New Zealander Earl Bamber has a pretty handy reputation as an endurance racer having won the 24 Hours of Le Mans twice and the World Endurance Championship once. Despite being a rookie co-driver in the Supercars series there's probably no one better to have in your car.

Fellow Kiwi Shane van Gisbergen has been full of praise for long-time mate Bamber. The pair have been battling it out in various categories since they were young fellas, and the Sandown 500 result speaks for itself.

"Sandown was pretty good fun and I enjoyed it a lot," Bamber told the Herald on Sunday on his way to Bathurst. "It wasn't easy from where we started [11th], but the car was quick and the team were mega.

"When you know you've got a quick car and a good team it makes our job in the cockpit a lot easier."

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Getting on the podium in your first (well for Bamber anyway) Pirtek Enduro Cup race speaks volumes for Bamber's adaptation to the supercar and the series itself. While Sandown was a bit of a baptism of fire, today's race at Mount Panorama for the Bathurst 1000 should hold no trepidation for the Asia-based Bamber.

He's put in a few kilometres around the demanding and challenging circuit having raced three times in the Bathurst 12 Hour, finishing first in class B twice in 2014 and 2016. In fact, one of his co-drivers in 2016 was Scott McLaughlin, with Stephen Grove.

"Having been here before at the Bathurst 12 Hour certainly helps me a lot. It's not like going to Sandown and a track you don't really know.

"It's also going to help being able to race Super2 over the weekend [Bamber is co-driving with Brenton Grove]. Doing both categories will help with track time especially if the conditions are changeable.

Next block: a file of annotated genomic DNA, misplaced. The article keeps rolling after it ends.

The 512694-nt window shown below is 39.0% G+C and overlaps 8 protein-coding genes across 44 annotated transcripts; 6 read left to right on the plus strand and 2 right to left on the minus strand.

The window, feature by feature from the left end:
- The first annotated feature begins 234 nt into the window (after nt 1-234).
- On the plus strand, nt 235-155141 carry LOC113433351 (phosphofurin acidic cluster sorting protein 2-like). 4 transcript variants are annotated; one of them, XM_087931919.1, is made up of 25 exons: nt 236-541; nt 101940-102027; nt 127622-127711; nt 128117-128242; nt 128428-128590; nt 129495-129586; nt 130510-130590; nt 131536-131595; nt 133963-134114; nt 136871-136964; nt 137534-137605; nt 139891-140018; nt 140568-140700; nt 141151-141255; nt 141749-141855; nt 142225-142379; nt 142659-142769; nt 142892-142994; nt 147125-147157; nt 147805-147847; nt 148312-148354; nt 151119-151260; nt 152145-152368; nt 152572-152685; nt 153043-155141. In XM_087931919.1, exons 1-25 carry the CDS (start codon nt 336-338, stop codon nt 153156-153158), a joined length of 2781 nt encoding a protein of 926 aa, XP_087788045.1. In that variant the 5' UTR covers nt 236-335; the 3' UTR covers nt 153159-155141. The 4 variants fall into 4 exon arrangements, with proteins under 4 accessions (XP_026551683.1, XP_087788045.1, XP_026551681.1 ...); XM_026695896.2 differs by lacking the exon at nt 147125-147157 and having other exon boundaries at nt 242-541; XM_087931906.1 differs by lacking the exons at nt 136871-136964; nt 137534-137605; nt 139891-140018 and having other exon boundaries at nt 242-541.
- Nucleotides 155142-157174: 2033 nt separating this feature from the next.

"Preparation is looking good and doing the Super2 race will be even better. I've known them for a while and it's great to be able to help Brenton. It won't be easy but we'll just have to see how it goes," said Bamber.

Being handed the keys to a main game driver's car is responsibility enough on its own. Taking on the pressure of piloting the car of series leader van Gisbergen, especially around Bathurst, raises things to whole new level.

"In the end I just listen to what Shane and the team want me to do. It's his and their championship and I'm just there to fill in the gaps. We worked really well together at the first race and had a really good plan between us about what we wanted to do.

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"We'll go with the same tactic this weekend. He's a fantastic driver coach for me, seriously, he's so good at telling me the tricks and how to get the best out of the car. For me, the day you stop learning in a race car is the day you become slow.

"Motor racing is one of those sports that will show you that you don't know everything and you can be bought back down to earth very quickly," he said.

No two drivers are the same personality-wise and nor do they have the same driving styles.

The key to success in sharing a car is not to comprise the car setup too much to suit either driver.

Fortunately for the Red Bull Racing engineers and mechanics, Bamber is happy to follow van Gisbergen's lead and adapt to the full time Supercars driver's style.

"Shane and I drive quite similar, which helps. He also knows a lot more about the car than I do, so I just drive what's given to me - it's quite easy. I just follow him and what he likes. As far as I'm concerned that's your role as a co-driver. You just have to keep learning.

"He's the expert in the car so I just keep soaking up everything like a big sponge,' he said.

The Kiwi pairing are second favourites to win with the Aussie bookies and you'd be a mug to rule them out.